Saturday, February 23, 2019

Robo-Capers art for sale

As several people have been asking me if I have any of my original Robo-Capers strips for sale, I've put a couple on eBay this week. I don't have many left now so when they're gone, they're gone. (Unless the buyers resell them in the future of course.) Some of my earliest published work!

Robo-Capers was a humour strip I created for Marvel UK's The Transformers comic and ran there for about three years in the mid-1980s until it was replaced by Combat Colin when Action Force merged into Transformers. 

People have often asked me ion I'll be publishing a Robo-Capers collection. I'm afraid not, as the rights are still held by Marvel (and I can't see them publishing a humour book anytime soon).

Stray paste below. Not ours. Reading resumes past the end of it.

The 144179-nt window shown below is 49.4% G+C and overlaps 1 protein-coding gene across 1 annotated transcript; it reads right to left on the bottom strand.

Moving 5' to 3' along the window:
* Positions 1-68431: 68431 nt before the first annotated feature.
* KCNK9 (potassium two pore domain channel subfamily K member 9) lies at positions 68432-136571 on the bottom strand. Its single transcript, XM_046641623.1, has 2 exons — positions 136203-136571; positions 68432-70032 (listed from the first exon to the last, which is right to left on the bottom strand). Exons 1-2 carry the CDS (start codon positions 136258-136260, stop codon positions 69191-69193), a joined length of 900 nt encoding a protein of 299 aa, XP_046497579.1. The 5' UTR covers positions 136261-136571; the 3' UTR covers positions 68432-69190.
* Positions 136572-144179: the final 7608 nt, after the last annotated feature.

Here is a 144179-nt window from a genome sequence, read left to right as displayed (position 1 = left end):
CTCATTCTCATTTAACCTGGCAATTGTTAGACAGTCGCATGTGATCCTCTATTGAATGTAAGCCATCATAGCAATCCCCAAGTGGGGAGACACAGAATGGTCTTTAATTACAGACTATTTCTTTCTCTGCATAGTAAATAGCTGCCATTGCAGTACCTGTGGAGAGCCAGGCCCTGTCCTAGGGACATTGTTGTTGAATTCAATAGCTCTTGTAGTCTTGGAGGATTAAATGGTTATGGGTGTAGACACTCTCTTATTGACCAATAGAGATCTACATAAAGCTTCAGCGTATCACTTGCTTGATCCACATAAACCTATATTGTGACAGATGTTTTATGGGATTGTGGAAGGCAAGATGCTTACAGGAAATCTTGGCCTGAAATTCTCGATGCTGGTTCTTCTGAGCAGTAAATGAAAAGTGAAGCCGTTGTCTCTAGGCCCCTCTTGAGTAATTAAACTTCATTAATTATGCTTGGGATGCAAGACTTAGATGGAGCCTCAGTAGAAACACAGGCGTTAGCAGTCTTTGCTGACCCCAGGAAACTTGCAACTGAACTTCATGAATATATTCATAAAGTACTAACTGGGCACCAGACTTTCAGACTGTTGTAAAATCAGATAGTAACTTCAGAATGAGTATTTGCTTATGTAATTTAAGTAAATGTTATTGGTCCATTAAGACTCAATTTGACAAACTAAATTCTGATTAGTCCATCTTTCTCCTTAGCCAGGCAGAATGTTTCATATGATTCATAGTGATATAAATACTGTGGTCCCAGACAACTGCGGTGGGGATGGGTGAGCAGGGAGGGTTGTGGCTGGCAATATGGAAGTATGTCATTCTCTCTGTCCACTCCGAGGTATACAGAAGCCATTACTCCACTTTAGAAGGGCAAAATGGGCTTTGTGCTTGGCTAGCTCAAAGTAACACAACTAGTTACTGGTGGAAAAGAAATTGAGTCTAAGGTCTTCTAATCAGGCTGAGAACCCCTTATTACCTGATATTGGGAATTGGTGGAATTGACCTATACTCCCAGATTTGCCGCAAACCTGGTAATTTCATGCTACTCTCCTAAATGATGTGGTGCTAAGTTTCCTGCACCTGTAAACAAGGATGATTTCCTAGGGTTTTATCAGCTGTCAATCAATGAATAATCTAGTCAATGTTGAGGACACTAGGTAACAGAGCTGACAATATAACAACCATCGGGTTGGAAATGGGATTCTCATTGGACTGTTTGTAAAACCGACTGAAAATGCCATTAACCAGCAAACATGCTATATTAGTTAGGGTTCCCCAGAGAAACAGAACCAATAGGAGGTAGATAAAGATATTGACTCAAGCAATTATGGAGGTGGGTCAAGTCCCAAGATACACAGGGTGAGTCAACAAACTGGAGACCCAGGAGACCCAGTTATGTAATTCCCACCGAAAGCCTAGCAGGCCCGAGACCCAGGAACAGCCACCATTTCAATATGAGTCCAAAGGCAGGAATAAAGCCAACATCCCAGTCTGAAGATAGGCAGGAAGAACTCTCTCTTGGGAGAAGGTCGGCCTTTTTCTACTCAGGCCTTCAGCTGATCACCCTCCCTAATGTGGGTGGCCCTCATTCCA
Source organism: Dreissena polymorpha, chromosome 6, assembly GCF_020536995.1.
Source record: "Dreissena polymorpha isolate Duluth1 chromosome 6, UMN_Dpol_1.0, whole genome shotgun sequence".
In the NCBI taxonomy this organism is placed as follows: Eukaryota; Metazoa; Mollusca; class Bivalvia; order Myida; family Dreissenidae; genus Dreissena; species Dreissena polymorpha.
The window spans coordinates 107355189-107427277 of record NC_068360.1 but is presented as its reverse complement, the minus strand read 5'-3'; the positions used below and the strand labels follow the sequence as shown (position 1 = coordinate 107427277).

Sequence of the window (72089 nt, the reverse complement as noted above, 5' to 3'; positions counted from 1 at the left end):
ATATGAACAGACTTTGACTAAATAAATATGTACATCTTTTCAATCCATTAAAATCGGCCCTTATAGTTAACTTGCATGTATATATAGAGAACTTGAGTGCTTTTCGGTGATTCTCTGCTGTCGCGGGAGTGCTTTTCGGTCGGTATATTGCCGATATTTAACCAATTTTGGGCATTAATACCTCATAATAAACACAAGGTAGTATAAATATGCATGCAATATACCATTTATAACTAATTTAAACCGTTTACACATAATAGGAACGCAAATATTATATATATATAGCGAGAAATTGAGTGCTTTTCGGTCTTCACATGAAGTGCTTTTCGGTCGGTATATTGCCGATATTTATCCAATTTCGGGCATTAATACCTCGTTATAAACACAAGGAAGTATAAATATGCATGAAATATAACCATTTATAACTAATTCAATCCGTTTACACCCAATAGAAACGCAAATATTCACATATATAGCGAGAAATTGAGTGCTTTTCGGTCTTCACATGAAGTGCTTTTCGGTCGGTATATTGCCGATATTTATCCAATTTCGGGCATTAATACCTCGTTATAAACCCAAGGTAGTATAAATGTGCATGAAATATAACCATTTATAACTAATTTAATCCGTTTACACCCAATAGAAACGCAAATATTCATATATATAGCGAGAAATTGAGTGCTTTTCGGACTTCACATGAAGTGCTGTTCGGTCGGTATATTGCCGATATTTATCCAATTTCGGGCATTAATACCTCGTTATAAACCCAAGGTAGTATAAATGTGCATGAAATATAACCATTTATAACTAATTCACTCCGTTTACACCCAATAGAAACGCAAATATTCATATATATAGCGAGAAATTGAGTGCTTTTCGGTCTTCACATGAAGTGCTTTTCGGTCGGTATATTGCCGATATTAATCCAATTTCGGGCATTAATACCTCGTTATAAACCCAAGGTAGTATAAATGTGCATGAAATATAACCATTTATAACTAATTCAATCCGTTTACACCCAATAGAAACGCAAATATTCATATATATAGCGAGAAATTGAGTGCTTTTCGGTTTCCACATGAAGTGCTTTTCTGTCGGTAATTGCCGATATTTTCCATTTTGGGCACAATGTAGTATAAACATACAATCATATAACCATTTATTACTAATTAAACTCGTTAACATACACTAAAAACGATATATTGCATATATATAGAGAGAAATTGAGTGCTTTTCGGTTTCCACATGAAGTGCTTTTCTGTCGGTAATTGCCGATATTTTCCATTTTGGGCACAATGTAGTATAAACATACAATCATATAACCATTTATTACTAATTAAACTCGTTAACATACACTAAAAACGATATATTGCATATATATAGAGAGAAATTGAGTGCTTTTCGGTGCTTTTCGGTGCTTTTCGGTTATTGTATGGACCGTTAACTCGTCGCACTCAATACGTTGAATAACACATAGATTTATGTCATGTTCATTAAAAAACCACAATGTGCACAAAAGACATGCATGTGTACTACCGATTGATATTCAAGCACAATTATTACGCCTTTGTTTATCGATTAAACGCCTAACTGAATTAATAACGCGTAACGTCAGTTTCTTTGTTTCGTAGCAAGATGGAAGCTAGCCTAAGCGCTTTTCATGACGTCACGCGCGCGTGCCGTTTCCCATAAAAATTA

Anyway, as I said, there are a couple of my Robo-Capers strips on eBay. This is the original art, over 30 years old but still flat and clean. Take a look if you're interested. Bidding ends this Sunday, 24th February... 

Thursday, February 21, 2019

The popularity of girls' comics

Admittedly I haven't posted about girls' comics very often here. Not because of any irrational dislike of them but because I haven't read that many. As a boy growing up in the 1960s it just didn't occur to me to read comics for girls, and as I didn't have a sister we never had such comics in the house. Later on, I guess I assumed the stories were just based around romance and ballet and wouldn't have any appeal.